Bollywood is coming to your home computer screen, thanks to the aptly named COW.
If you have no idea what I'm talking about, you'd better start your education right now. Because while you were worrying about something that's not that important -- such as the inevitable shifting of lower-grade tech jobs from places like San Jose, Calif., and Phoenix to places like Bangalore, India, and Bangkok, Thailand -- another phenomenon is emerging that should have you very scared. This is the one in which the risk-taking of high-tech moves offshore to other nations -- and with it the potential for rapid growth, economic power and technical leadership.
A perfect example of this can be found in the story I referenced above. To translate: a clever new company based in San Diego, called Cinema on Web, has begun to license the Indian film industry (Bollywood), which is the most productive in the world, to offer all first-run movies on the Internet for a small fee.
The deal for the moviemakers is brilliant in its simplicity: In exchange for delivering their content to COW, they are allowed to set their own ticket prices. This brings a new dynamic to the price/demand equation that we currently don't see in traditional theaters or cable PPV, where you are obliged to pay the same price whether you are watching "The Rules of the Game" or "Gigli."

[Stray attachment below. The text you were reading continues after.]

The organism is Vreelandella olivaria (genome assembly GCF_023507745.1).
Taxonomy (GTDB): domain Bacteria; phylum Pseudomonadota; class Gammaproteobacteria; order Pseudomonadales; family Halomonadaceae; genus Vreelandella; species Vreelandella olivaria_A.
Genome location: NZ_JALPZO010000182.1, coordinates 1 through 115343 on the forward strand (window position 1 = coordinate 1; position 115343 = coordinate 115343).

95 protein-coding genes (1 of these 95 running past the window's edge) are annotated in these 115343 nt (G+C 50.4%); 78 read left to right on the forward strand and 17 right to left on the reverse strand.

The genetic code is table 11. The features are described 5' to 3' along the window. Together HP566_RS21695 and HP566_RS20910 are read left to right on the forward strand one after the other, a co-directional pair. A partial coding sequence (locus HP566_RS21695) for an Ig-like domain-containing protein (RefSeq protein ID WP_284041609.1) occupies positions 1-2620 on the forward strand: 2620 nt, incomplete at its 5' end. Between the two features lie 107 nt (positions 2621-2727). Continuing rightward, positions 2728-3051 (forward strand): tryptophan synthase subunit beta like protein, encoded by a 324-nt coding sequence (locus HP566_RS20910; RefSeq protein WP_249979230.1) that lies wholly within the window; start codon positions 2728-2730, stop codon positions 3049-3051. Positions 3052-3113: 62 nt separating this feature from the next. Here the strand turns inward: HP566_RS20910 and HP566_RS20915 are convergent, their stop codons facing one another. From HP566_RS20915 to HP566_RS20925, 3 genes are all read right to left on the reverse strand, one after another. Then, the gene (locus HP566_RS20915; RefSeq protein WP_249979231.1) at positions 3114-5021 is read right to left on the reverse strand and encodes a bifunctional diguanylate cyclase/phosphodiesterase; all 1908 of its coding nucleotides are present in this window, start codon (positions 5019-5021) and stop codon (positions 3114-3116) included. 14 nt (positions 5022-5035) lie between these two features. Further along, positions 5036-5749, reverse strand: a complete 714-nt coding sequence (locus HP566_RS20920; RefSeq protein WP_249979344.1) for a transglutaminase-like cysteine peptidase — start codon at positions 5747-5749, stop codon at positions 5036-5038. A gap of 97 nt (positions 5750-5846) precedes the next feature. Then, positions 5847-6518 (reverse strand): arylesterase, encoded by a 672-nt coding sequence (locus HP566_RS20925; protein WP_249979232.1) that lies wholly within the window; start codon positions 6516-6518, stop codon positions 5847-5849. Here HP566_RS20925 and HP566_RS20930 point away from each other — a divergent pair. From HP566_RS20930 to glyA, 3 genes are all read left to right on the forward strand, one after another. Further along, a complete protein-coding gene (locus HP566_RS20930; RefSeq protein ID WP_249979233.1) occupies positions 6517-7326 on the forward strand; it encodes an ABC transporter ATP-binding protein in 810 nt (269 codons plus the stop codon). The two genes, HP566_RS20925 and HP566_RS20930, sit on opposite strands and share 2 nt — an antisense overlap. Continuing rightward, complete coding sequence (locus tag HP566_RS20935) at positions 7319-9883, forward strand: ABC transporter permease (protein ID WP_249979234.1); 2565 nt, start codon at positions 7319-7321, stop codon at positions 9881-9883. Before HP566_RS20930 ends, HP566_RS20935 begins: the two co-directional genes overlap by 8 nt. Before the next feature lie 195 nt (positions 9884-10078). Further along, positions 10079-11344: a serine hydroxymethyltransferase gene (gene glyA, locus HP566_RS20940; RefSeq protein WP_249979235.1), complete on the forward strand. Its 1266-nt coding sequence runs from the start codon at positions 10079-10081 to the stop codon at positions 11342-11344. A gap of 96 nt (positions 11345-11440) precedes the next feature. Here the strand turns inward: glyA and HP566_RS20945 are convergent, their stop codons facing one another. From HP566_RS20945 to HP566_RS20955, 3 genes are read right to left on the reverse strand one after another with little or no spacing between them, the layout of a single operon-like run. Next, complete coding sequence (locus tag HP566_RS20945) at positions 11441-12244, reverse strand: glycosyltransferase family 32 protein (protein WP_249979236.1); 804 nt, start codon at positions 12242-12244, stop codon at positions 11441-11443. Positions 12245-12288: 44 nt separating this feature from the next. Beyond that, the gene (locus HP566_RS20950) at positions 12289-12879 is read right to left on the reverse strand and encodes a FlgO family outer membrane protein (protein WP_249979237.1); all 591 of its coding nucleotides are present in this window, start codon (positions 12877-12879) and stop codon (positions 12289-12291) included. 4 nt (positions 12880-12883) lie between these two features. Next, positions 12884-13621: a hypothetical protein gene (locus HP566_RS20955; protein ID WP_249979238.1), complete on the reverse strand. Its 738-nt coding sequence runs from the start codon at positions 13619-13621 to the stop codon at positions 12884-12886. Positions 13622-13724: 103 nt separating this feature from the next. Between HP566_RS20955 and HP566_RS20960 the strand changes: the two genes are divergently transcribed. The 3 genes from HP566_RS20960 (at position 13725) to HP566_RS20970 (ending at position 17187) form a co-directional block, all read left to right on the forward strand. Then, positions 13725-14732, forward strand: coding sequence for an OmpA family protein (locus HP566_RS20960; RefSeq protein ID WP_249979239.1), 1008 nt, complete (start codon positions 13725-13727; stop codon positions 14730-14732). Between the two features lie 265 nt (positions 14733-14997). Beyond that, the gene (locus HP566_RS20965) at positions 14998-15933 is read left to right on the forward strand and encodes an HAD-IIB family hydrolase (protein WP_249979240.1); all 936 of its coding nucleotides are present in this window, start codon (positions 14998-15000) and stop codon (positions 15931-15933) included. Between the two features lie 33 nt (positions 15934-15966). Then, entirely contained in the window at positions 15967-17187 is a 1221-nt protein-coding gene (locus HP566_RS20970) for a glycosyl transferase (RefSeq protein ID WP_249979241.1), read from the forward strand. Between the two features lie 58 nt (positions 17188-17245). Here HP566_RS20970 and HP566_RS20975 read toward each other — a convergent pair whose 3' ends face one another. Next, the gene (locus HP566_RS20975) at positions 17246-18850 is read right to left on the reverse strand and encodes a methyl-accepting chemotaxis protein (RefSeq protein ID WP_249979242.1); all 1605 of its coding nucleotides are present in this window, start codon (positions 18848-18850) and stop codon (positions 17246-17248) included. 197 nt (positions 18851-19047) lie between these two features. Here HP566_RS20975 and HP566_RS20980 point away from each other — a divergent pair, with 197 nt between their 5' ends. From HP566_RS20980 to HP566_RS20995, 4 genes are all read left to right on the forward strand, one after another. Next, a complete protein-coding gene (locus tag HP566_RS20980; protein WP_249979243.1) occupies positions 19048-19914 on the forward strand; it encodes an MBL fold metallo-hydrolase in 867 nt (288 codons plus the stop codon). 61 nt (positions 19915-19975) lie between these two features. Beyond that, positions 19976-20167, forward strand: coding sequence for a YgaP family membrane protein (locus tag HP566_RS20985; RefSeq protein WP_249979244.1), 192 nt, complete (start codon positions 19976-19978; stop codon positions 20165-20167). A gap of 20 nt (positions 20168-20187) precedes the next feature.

In theory, a filmmaker selling a flick on COW might choose to charge a buck a view in hopes of a mass audience for a mediocre movie, or ten bucks for a high-quality film targeted at a more exclusive or affluent audience -- or, after monitoring sales in real time, even adjust the ticket price dynamically with a changing audience or shelf life. This feature alone, uniquely possible with the Internet, makes the COW concept interesting.
Needless to say, that's only part of it. For the moviemaker, the appeal of COW rests not only on potentially vast distribution -- no long drives to a cruddy shopping center multiplex, no waiting for third-tier theaters to get scratchy copies late from the distributor -- but also security.
As Al Mason, COW's chief executive officer, noted when he announced the project, thanks to piracy, every new Bollywood film is inevitably available on Internet download sites before it even premieres in theaters. Understandably, this drives Indian studios completely nuts, and they are thus more than motivated to find an alternative -- even if it means adopting a radically new distribution system.
COW is one company's attempt to answer that need. As part of its solution, the company has teamed with technical partner DivXNetworks, which creates an Open Video system that allows filmmakers to deliver broadcast-quality movies to customers -- and take their money in return -- on secure networks available in a wide range of formats (wireless, dial-up, mobile and broadband) to an equally wide range of platforms, from PCs to consumer devices to, one assumes, even cell phones. This kind of versatility is especially important, given the likelihood that many future customers are likely to come from the developing world.
As much as it understands the needs of Bollywood filmmakers, COW also seems to appreciate the desires of its likely customers as well. Thus, the company has already run out and signed a distribution deal with the famous Indian movie star and producer Dev Anand -- the equivalent to an American audience, I suppose, of signing Clint Eastwood.